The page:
On the landing of the fourth floor stood a Hispanic man in his 30’s, arms folded. “What you fellas got there?” Richard stopped on the stairs, half a flight above him. “You best step out the way,” Richard said.

“Out the way?” Sneering, the Hispanic man said, “Which way’s that? The Jersey way? Where you think you are?”

Richard pulled back the right side of his trench coat, his hand on the shotgun. “Any old way, so long as it’s out,” Richard said. His unblinking eyes riveted on the Hispanic man.

“What you got in the package there?” the man said, gazing up at Pops. Pops was silent. “Got some dope there? I think we need to have a chat. And I bet you Jersey fucks can’t even shoot straight.”

As those words spilled from his mouth, the Hispanic man suddenly moved his hand toward his pocket. The shotgun swung from Richard’s belt, the muzzle flash lighting the semidarkness of the stairwell into bright, high relief. The Hispanic man’s left leg exploded and disappeared below the knee.

“Oh God! Oh God, Oh God…!” he screamed. Blood and bone splattered over the corner of the landing where he lay, writhing.

Richard walked down the stairs and stood over him.

“God’s not here, amigo. I’m the only motherfucker you got to deal with.”

It would be awhile before God and Richard would enjoy any proximity. Forty years, long stretches in two state penitentiaries. Finally, standing on the second tier, in front of his cell at Arizona State Penitentiary, he looked out on a patch of desert. The same patch he’d looked at for more than two decades. “I’m a drunk and an addict. That’s why I’m standing here.”  He’d been told for years that he had a problem. His standard response had always been, the only problem I’ve got, is you telling me I have a problem. For the first time, he told himself, they might be right. He stood quietly as that thought ripened in his consciousness.  In time, that thought would grow; it would morph into kindness, gratitude, courage, and Richard, cloaked in perpetual amazement, would find what he had always sought - a purpose.

 “No – it’s not a cult. It’s about improving the quality of your life,” he said, speaking into the phone for the first time in more than a minute. “The God stuff is up to you, whatever you want it to be.” He listened some more. Finally, “I’m not here to convince you of anything, partner. You want to chat, I’m here. You don’t have to knock. Just walk in.” He hung up the phone.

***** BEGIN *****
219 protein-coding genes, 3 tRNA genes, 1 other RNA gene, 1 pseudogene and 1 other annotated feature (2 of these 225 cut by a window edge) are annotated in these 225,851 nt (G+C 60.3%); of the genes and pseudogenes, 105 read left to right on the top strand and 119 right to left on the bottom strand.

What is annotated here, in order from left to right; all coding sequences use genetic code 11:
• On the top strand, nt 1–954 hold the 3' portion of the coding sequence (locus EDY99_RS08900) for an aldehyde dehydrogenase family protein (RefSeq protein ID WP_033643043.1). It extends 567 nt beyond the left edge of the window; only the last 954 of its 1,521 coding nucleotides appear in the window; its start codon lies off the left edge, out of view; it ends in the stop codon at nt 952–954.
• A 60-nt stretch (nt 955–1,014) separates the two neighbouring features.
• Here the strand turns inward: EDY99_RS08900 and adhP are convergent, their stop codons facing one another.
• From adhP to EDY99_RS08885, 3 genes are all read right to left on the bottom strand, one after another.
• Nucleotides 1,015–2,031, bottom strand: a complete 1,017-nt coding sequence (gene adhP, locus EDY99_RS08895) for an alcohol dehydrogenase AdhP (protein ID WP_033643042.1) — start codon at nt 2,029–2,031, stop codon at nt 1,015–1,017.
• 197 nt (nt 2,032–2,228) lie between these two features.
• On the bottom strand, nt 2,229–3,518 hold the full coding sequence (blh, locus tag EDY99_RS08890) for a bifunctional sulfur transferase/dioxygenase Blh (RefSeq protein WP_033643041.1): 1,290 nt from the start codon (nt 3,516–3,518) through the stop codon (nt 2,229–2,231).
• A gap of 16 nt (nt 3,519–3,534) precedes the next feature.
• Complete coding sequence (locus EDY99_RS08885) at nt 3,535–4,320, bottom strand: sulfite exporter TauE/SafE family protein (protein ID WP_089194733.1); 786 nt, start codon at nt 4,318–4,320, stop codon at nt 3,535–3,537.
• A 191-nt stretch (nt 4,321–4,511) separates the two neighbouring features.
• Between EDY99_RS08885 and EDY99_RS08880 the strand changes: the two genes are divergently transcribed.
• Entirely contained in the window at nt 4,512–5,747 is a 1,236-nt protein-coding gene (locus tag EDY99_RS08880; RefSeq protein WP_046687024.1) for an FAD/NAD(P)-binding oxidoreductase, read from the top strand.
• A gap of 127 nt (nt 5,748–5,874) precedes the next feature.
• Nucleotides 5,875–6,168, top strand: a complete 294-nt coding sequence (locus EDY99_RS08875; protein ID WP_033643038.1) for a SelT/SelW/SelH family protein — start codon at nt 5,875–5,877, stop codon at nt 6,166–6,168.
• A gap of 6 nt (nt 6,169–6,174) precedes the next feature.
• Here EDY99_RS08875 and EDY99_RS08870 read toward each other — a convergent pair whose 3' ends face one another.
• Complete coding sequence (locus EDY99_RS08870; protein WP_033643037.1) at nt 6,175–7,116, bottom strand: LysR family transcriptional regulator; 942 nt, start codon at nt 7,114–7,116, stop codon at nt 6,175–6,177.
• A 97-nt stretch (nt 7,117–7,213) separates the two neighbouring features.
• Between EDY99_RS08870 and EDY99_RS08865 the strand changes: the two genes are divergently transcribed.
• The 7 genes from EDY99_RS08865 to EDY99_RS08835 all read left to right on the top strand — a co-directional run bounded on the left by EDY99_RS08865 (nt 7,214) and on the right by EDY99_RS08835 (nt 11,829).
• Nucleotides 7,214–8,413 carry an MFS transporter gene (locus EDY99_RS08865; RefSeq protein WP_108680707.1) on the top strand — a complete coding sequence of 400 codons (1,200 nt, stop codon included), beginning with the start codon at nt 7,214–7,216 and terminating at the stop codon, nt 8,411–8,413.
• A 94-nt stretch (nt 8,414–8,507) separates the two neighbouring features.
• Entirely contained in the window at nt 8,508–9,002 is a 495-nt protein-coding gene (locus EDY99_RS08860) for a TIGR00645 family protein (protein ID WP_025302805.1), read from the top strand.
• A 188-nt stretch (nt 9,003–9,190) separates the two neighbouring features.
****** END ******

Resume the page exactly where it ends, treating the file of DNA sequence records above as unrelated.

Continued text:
Friday, January 2, 2015

Racisim - and Presidents

My friend, John Taylor, posted a piece on FB (1/2/15) about the five biggest racists who sat in the Oval Office. Woodrow Wilson and Richard Nixon take some shit, as do both Roosevelts and LBJ. Reading it made me uncomfortable – not for what these men said or thought, but that they all had been painted with a well-soaked 21st Century brush. It’s easy (facile?) to apply current morays to past words or actions (Nixon, not so much, that paranoid crook). This is not to say that the actions and words referred to did not constitute abject racism. They did. Historical context is what I’m talking about.

Both Roosevelts accomplished great things. Teddy, with his Trust-busting (where would we be today had that not happened?), FDR, with the egalitarian (socialist?) WPA and, eventually, Social Security. LBJ, a champion of several civil rights bills, stretching back to the ‘50’s, was crude, colloquial and boorish. All three men came of age in a time when the gulf of disenfranchisement was HUGE. Educationally, economically, culturally, the black population of their time was an order of magnitude different from today. There was no black middle class to speak of, there were few recognized black icons of achievement (for obvious reasons). As a child, I remember reciting ‘eny meany miny moe’ with friends and it wasn’t a tiger that got caught by a toe. And we didn’t give it much thought (though I was told by my parents that that was “not a nice word” and that I shouldn’t use it).

Over the years, I have sought out the company of “others” – from geriatric blues musicians to my present work environment. Today, (wait for it…), my BEST FRIEND is a big, scary black guy whom I truly love and trust; I would, without hesitation, put my life in his hands. That said, do I have any real concept of what it means to be black? To be raised by black parents, to have experienced life, day in and out, as  non-white? NO. Not at all.

Over the Holiday I visited my daughter, brother and friends in New Jersey. My daughter and I had a discussion about race. She works in Washington DC for a United States Senator (himself black). Her office is about 50% black. “Do I have any idea what it’s like to be black?” she said to me. “No. I came from white privilege, educated at a privileged grade school, high school and university.” But, she is AWARE. She is aware because of who she is, but also because she’s been made so by the times. And the times are different from those of the men referred to in the article. Do we have a long way to go? Just look at the newspaper.

I’m not aghast at the rhetoric of these past Presidents. What shocks me is what I hear today. Weeks before Obama’s first election, I was waiting to pay my check at a local restaurant. Two men, whom I didn’t know, were behind me in line. One asked if I knew how Obama was going to fix the economy. Um, no, I had no idea. “He’s gonna nigger-rig it!” one said, and they both laughed.

Yup, a long way to go. But it’s about progress, not perfection.